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Xi vows to protect foreign investors, ramping up charm offensive

Xi vows to protect foreign investors, ramping up charm offensive
Chinese President Xi Jinping claps after a signing ceremony held at the Great Hall of the People on 19 April 2023 in Beijing, China. (Photo: Ken Ishii-Pool / Getty Images)

Chinese leader Xi Jinping pledged that his nation would do right by foreign investors, underscoring his government’s attempts to assuage worries about the economy and unpredictable policymaking.

“Development is the top priority of the Communist Party of China in governing and rejuvenating the country,” Xi told New Zealand Prime Minister Chris Hipkins during his official visit to Beijing on Tuesday. 

“We will continue to vigorously promote high-level opening up and better protect the rights and interests of foreign investors per the law,” Xi said, according to the official Xinhua News Agency.

Local officials in China need foreign investment because their coffers have been depleted by years of pandemic spending and a tumultuous property market. They’ve struggled to attract funds as investors remain cautious about the economy and the prospect of unexpected policy shifts.

Appetite for investment has been weakened by a clampdown on foreign consultancy firms that help global investors and multinational firms understand China. That campaign followed abrupt regulatory tightening efforts affecting industries ranging from technology to real estate, which sent foreign capital fleeing the nation’s financial markets.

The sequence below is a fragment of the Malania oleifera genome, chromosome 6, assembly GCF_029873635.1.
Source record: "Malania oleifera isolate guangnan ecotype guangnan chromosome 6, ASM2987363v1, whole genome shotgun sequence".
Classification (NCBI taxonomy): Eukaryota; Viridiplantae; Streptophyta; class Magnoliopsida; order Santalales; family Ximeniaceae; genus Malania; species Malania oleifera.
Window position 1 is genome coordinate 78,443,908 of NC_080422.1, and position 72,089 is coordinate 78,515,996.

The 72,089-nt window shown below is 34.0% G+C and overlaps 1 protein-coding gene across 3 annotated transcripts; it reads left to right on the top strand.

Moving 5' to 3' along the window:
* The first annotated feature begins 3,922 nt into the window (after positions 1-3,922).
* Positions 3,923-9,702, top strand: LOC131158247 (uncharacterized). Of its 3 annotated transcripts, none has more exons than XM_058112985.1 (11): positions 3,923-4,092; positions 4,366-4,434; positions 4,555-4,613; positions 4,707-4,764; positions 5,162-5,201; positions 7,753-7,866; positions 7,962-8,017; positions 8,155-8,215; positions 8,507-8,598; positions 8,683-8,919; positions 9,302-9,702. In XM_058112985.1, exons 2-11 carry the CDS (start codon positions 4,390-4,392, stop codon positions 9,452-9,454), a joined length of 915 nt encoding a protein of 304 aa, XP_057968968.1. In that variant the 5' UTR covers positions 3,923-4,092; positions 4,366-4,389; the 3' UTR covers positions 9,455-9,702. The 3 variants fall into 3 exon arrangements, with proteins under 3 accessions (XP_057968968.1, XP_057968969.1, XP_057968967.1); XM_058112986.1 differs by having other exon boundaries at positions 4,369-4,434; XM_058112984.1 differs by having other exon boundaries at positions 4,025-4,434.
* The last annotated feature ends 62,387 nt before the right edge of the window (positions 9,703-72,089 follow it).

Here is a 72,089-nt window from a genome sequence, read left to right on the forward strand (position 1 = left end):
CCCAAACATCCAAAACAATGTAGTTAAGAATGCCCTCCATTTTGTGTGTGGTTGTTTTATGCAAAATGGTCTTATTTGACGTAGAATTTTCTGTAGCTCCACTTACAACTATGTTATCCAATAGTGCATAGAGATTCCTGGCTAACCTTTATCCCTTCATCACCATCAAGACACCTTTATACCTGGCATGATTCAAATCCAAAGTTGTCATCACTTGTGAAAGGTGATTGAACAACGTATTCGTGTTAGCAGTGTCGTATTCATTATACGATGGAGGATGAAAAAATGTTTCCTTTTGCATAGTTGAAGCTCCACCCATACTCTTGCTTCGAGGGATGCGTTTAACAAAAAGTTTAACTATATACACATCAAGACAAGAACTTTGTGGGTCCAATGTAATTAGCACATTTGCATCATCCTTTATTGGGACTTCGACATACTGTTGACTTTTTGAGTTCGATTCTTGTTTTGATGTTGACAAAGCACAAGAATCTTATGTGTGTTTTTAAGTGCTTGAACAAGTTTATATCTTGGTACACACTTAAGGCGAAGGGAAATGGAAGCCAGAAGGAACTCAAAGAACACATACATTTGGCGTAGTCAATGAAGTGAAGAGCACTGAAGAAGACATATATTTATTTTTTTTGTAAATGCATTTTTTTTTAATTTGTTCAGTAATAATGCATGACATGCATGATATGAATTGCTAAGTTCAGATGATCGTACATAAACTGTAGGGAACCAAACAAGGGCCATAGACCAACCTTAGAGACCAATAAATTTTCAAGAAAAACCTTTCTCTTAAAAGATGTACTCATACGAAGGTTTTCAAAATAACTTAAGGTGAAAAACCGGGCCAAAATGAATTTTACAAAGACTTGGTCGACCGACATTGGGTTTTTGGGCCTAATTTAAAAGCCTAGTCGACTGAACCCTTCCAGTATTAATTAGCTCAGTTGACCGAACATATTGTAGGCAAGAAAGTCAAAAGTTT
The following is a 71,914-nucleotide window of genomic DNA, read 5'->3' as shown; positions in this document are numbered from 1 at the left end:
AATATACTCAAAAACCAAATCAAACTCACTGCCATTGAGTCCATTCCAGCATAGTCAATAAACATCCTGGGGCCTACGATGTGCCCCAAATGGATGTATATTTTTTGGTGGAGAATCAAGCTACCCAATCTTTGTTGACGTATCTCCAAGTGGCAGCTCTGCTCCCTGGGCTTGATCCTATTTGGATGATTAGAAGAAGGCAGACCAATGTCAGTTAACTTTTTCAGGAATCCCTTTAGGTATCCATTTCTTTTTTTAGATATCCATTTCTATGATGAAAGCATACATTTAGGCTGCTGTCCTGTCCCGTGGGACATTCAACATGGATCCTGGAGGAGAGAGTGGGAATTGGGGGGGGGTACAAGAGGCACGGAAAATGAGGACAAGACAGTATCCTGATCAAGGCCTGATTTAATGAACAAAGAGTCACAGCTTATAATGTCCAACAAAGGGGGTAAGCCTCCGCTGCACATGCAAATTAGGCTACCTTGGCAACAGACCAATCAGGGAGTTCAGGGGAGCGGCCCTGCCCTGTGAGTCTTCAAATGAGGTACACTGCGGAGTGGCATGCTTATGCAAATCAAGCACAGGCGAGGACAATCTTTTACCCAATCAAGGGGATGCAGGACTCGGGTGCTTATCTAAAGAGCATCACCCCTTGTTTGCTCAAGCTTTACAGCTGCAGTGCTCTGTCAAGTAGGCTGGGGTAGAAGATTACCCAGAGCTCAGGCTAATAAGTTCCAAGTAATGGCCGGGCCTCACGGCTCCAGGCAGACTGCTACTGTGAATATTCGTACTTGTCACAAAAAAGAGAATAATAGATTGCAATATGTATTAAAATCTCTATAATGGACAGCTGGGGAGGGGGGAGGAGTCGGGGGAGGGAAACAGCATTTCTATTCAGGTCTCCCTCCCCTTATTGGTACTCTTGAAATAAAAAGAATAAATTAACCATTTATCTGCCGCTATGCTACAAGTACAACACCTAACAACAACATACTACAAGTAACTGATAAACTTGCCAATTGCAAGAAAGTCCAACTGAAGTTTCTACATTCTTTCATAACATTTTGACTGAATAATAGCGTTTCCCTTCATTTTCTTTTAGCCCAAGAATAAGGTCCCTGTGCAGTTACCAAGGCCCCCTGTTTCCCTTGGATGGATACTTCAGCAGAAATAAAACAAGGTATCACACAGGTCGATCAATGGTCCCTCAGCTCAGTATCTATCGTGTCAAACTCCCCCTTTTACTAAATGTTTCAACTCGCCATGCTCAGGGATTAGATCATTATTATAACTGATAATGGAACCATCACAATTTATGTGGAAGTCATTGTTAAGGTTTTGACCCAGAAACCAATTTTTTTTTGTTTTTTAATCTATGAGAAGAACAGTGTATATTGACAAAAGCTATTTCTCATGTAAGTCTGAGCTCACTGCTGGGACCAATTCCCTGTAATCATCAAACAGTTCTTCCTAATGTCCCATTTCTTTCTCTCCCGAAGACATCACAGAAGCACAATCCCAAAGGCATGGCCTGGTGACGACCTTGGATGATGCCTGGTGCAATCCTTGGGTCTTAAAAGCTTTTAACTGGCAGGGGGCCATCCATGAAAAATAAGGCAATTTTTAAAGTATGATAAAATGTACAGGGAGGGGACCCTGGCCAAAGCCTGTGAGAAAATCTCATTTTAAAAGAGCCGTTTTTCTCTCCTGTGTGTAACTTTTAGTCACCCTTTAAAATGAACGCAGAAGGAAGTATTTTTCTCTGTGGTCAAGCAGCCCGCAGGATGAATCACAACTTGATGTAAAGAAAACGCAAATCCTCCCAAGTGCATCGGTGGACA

The US and its European allies are also seeking to reduce their supply chain reliance on China to “de-risk” their economies, creating further strain. 

China’s attempts to encourage foreign investors have ramped up in recent weeks. At a “Summer Davos” dialogue in Tianjin on Tuesday, Chinese Premier Li Qiang told 120 entrepreneurs from around the world that his nation was willing to work with them, Xinhua reported. He also delivered a speech at the economic forum warning that attempts by governments to politicize their economies would only fragment the world.

Meanwhile, Bernard Arnault, the billionaire CEO of LVMH, is making his first trip to China since the pandemic. The French entrepreneur was spotted at a high-end shopping mall in Beijing on Tuesday, the Global Times tweeted, citing photos taken circulating on a social media platform.

The itinerary for Arnault’s entourage includes meetings with local teams in several cities, people familiar with the trip have said, declining to be named discussing the billionaire’s whereabouts. 

Besides Xi, Hipkins met the head of China’s legislature, Zhao Leji as part of his visit to the Asian nation this week.

“I emphasised the key focus of our visit was to reaffirm our close economic relationship by supporting businesses renewing their connections with Chinese counterparts and helping grow new ones to support New Zealand’s economic recovery,” Hipkins said in a statement after meeting the two. DM


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